Compare any two graphics cards:
Radeon HD 6850 vs Radeon HD 6950
IntroThe Radeon HD 6850 uses a 40 nm design. AMD has clocked the core speed at 775 MHz. The GDDR5 memory is set to run at a speed of 1000 MHz on this particular card. It features 960 SPUs as well as 48 TAUs and 32 ROPs.
Compare all that to the Radeon HD 6950, which comes with GPU clock speed of 800 MHz, and 1024 MB of GDDR5 memory running at 1250 MHz through a 256-bit bus. It also is made up of 1408 SPUs, 88 TAUs, and 32 Raster Operation Units.
Power Usage and Theoretical Benchmarks
Power Consumption (Max TDP)
In theory, the Radeon HD 6950 should perform a lot faster than the Radeon HD 6850 overall. (explain)
Texel RateThe Radeon HD 6950 will be quite a bit (more or less 89%) better at texture filtering than the Radeon HD 6850. (explain)
Pixel RateIf using a high screen resolution is important to you, then the Radeon HD 6950 is a better choice, but it probably won't make a huge difference. (explain)
Please note that the above 'benchmarks' are all just theoretical - the results were calculated based on the card's specifications, and real-world performance may (and probably will) vary at least a bit.
Please note that the price comparisons are based on search keywords - sometimes it might show cards with very similar names that are not exactly the same as the one chosen in the comparison. We do try to filter out the wrong results as best we can, though.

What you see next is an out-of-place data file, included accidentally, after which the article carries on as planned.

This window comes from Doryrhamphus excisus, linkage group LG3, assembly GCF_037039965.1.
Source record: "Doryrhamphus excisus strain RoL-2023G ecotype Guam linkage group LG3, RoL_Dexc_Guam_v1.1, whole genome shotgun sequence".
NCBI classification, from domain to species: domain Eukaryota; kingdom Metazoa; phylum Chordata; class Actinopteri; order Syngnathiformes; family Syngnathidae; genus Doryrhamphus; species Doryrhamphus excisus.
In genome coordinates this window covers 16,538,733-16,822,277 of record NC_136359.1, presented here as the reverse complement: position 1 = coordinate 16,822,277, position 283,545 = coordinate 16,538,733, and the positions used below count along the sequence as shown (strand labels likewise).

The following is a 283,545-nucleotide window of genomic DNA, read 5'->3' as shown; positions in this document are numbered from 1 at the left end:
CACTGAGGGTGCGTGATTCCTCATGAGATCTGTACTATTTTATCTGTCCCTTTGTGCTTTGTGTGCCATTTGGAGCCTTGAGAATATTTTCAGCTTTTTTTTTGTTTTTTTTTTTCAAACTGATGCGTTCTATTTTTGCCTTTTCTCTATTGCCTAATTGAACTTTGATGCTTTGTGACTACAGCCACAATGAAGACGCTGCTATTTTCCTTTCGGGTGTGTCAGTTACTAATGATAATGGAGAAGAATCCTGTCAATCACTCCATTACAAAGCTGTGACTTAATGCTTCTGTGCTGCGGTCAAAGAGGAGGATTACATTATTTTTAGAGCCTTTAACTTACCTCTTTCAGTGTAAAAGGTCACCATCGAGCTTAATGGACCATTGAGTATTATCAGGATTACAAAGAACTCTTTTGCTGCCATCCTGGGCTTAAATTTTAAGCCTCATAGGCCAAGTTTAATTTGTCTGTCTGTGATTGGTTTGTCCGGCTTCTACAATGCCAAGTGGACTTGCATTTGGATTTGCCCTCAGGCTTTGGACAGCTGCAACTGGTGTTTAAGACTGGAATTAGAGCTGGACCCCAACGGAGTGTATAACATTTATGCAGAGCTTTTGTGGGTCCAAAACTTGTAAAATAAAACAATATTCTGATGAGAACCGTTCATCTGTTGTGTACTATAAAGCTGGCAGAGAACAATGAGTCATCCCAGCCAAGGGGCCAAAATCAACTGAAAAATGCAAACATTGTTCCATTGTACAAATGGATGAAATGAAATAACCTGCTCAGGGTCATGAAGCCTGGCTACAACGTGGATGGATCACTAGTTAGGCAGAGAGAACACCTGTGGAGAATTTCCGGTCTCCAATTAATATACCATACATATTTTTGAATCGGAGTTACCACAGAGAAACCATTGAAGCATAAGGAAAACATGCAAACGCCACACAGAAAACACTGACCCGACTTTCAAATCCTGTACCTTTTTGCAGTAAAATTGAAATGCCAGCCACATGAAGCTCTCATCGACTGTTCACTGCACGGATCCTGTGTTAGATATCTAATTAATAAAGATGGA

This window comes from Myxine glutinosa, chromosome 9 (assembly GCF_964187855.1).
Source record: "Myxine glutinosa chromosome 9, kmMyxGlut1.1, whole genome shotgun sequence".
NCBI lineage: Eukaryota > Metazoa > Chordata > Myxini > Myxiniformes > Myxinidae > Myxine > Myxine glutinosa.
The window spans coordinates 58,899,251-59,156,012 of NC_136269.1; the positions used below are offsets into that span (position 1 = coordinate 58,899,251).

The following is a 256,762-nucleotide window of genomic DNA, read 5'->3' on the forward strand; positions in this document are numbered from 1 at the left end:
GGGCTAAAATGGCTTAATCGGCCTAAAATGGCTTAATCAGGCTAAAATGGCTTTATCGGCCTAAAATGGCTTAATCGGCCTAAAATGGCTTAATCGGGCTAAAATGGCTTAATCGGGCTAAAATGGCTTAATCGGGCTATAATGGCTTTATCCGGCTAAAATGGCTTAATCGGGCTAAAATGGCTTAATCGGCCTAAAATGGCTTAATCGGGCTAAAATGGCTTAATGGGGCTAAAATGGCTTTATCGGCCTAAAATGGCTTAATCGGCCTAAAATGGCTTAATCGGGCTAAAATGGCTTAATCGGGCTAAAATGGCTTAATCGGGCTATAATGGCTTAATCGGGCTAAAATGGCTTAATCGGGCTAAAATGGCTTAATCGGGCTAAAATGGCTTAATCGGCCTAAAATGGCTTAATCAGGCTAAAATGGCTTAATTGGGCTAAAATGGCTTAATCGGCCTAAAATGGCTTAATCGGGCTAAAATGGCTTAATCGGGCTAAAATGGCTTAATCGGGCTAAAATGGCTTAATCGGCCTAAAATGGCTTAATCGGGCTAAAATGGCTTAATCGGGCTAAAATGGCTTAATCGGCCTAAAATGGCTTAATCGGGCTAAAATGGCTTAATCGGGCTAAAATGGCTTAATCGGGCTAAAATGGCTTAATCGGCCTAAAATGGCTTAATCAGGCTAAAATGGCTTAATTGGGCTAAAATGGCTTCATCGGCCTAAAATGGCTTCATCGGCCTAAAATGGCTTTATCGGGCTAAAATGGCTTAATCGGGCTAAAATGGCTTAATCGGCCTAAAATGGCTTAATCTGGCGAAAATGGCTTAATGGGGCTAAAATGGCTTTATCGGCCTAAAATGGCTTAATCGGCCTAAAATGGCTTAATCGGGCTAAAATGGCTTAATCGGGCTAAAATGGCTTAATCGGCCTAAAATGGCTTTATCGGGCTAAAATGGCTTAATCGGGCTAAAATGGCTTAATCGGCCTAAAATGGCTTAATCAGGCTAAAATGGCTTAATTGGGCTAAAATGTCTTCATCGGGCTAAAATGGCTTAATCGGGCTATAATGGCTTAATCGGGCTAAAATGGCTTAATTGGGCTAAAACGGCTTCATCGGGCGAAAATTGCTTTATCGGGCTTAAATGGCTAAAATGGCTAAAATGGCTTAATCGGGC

Memory Bandwidth: Bandwidth is the max amount of data (measured in MB per second) that can be moved over the external memory interface in one second. The number is worked out by multiplying the card's bus width by the speed of its memory. If the card has DDR memory, it must be multiplied by 2 once again. If it uses DDR5, multiply by 4 instead. The higher the bandwidth is, the faster the card will be in general. It especially helps with anti-aliasing, High Dynamic Range and high resolutions.
Texel Rate: Texel rate is the maximum number of texture map elements (texels) that can be processed per second. This figure is worked out by multiplying the total number of texture units by the core speed of the chip. The better this number, the better the video card will be at texture filtering (anisotropic filtering - AF). It is measured in millions of texels in a second.
Pixel Rate: Pixel rate is the maximum amount of pixels that the graphics card can possibly record to its local memory in one second - measured in millions of pixels per second. Pixel rate is calculated by multiplying the amount of Render Output Units by the the core speed of the card. ROPs (Raster Operations Pipelines - aka Render Output Units) are responsible for drawing the pixels (image) on the screen. The actual pixel rate is also dependant on quite a few other factors, especially the memory bandwidth of the card - the lower the memory bandwidth is, the lower the potential to reach the maximum fill rate.